Opel Post: Which engine was used on the test bench?
Dr Felix Eitel: It was a 1.2-litre three-cylinder petrol engine. A standard engine, off the shelf, without any modifications. We tested pure 2-butanol, but also mixtures with fossil and synthetic petrol. The tests have shown that the engine can be operated in all variants. What is exciting is that if you mix conventional, i.e., fossil petrol with 2-butanol or synthetic petrol, the e-fuel acts as a booster – the higher the synthetic content in the mixture, the less fossil CO2 is released during combustion.
Arndt Döhler: I would like to mention here that an important part of the project was to test the so-called backwards compatibility of fuels according to EN228 in the inventory fleet.
Opel Post: Backwards compatibility according to EN228 – what is behind this?
Dr Felix Eitel: The EN228 standard describes the current, commercially available petrol that you can already fill up at the petrol station today. In addition to 2-butanol, we have tested how our engines react to synthetic petrol according to this current standard. A synthetic fuel according to EN228 is a so-called drop-in fuel. And these drop-in fuels can already be used in all commercially available engines without restrictions. And it is precisely this drop-in capability that makes the described major leverage in CO2 reduction possible.
C3-Mobility is a collaborative project funded by the Federal Ministry for Economic Affairs and Energy. The goal: to develop CO2-neutral paths for future mobility. The project focuses on methanol-based synthetic fuels. The entire value chain from production to market launch is being examined. The consortium includes 30 partners from the fields of energy supply, process engineering, engine and vehicle design as well as research and development. Within the consortium, Opel has investigated the vehicle suitability of synthetic fuels in small-volume petrol engines under real driving conditions.
Opel Post: In order to test the practical suitability of the e-fuel under real-life conditions, you chose an Opel Grandland with a 1.2-litre petrol engine as the test vehicle. You optimized the power unit for use with 2-butanol. What surprises did you recognize on the road?
Arndt Döhler: None – despite the massive modifications to this engine. To exploit the full potential of 2-butanol, the compression ratio was increased to 13:1. During the 3,000 kilometers we have been on the road and on the test bench so far, we have tested the engine calibration developed on the test bench – and confirmed its quality. Whether it’s a cold engine start at 10 degrees or an emission test on a roller dyno: The tests under real conditions confirmed the compatibility in all aspects – also with regard to the applicable Euro 6d emissions standard. The emissions limits were met.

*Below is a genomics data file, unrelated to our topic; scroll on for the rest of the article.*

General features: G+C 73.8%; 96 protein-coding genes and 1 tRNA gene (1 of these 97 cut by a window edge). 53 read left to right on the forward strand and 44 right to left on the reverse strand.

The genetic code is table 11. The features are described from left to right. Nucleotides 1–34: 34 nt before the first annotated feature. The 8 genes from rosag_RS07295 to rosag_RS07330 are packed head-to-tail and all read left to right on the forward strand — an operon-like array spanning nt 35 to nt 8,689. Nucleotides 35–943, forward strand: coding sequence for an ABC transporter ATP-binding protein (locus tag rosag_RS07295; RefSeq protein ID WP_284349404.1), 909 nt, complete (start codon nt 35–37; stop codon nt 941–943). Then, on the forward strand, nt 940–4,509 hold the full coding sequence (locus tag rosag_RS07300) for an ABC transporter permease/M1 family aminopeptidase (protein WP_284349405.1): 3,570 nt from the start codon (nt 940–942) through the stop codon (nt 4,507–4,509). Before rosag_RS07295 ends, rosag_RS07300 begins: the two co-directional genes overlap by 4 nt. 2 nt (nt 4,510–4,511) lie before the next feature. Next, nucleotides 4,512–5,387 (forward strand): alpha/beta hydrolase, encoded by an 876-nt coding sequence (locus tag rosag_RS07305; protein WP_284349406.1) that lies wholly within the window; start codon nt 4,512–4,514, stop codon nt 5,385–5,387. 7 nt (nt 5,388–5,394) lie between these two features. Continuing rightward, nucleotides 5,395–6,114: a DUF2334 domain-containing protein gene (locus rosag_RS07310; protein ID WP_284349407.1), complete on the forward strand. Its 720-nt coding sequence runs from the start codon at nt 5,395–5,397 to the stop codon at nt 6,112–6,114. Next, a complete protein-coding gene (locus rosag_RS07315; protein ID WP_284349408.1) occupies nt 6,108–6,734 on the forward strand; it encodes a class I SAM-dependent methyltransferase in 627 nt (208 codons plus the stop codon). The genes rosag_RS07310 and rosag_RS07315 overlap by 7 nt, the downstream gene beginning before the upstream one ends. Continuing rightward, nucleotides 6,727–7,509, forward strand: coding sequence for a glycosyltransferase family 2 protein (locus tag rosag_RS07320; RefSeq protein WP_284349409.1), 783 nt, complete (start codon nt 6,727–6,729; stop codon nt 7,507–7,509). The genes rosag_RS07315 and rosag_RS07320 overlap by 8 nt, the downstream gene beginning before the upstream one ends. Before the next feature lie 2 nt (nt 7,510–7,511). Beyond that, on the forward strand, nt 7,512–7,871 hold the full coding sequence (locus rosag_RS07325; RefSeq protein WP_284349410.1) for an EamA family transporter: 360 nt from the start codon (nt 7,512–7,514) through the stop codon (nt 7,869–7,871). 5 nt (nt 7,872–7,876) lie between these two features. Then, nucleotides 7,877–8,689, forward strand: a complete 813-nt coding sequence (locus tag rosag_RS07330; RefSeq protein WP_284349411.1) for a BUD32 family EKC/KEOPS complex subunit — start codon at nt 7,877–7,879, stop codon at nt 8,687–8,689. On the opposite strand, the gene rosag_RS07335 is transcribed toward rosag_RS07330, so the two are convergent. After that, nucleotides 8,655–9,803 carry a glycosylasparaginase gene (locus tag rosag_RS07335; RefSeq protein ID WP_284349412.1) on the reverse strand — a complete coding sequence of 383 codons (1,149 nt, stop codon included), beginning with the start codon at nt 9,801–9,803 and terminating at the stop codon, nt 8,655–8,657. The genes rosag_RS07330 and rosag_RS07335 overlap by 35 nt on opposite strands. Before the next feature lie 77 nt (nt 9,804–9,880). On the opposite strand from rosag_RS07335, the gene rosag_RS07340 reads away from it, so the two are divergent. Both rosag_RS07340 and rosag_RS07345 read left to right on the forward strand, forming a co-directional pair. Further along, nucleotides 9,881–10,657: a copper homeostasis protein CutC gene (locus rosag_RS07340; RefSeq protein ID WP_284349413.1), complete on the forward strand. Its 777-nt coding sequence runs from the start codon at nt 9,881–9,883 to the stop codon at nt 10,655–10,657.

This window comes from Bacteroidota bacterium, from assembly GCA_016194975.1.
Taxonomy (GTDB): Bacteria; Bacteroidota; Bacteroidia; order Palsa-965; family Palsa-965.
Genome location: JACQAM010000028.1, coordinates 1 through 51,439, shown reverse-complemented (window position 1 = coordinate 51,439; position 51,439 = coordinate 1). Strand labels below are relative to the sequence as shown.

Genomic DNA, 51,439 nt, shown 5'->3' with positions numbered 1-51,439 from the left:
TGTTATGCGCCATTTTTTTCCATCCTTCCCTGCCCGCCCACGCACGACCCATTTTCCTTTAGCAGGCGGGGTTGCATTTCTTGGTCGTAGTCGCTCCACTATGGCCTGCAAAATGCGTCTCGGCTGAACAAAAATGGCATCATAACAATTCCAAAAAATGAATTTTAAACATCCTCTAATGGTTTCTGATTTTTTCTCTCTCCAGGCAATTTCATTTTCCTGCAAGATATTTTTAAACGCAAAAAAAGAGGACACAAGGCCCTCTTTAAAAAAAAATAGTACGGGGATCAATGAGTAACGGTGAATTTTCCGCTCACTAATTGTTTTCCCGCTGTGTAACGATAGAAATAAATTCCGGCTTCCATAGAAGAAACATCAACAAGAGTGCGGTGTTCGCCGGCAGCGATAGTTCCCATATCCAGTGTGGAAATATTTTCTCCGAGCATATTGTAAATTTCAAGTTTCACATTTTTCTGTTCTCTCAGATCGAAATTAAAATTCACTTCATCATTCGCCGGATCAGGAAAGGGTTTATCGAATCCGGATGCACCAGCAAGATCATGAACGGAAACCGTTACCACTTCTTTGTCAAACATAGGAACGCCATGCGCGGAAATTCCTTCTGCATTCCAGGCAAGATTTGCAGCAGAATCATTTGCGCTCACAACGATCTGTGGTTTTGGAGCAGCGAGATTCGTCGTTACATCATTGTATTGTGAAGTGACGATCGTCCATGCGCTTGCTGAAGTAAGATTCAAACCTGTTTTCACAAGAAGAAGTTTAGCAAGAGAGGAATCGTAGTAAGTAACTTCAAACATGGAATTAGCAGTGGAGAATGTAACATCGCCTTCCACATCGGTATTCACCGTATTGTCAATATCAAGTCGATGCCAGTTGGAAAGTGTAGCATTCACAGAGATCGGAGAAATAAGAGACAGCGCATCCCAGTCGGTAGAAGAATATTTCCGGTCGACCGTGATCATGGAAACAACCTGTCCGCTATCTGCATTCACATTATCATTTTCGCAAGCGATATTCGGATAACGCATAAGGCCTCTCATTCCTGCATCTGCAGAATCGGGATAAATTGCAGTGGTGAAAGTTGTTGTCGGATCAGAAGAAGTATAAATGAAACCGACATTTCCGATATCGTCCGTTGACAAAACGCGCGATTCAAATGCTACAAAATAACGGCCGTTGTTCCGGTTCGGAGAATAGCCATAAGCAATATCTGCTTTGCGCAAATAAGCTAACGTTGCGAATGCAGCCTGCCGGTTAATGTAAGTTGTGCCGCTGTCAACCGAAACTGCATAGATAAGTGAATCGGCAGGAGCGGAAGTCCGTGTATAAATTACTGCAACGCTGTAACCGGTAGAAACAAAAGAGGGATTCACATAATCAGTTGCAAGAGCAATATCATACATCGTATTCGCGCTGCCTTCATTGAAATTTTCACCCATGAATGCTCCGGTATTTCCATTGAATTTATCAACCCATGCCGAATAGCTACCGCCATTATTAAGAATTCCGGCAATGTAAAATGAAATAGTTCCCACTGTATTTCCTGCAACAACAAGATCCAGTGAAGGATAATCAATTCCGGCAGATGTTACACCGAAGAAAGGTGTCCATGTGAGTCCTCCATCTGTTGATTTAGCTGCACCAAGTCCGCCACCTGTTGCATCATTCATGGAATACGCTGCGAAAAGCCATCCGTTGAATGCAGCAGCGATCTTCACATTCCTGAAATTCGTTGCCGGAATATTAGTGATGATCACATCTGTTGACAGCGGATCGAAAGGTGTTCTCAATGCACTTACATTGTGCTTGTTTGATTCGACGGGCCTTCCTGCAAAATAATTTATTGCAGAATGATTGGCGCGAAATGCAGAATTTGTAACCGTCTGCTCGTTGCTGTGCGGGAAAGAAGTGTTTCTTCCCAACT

Opel Post: There are not many people who have been on the road in a car powered by e-fuels – what remarkable experience have you made?
Dr Felix Eitel: (laughs) Unfortunately, I have to disappoint you. Our vehicle is equipped with measuring technology to record temperature, pressure and lambda while driving, and it also has a striking “C3 Mobility” design, but everything else is largely unspectacular. You can fill up the liquid 2-butanol like normal fuel. While driving, you don’t notice any difference at all. But that is precisely the great advantage of synthetic fuels: basically, nothing changes for the driver.
“We have confirmed the practicability: The combustion engine can be used with synthetic fuel.”
– Arndt Döhler –
Opel Post: The work packages have now been completed and the final event with all project stakeholders will take place soon. What is your conclusion?
Dr Felix Eitel: Our research results are promising and show the high potential of e-fuels: 2-butanol can already be used in existing engines without major modifications. The synthetic fuel used was usable without performance losses or issues in engine tests and specific material tests. It did not lead to any failures. These results are supported by the investigations of the other project partners in C³-Mobility and allow us to look to the future with confidence for an upcoming use of the e-fuels.
Arndt Döhler: We have confirmed its practicability: Internal combustion engines can be used with the synthetic fuel 2-butanol as well as synthetic petrol. A key advantage of this solution is that the existing logistics and distribution infrastructure is already in place. One disadvantage of 2-butanol and synthetic fuel in general is currently still the high price. Here, politics is also called upon. For example, the price of fossil and synthetic fuel could be brought into line by adjusting the mineral oil tax.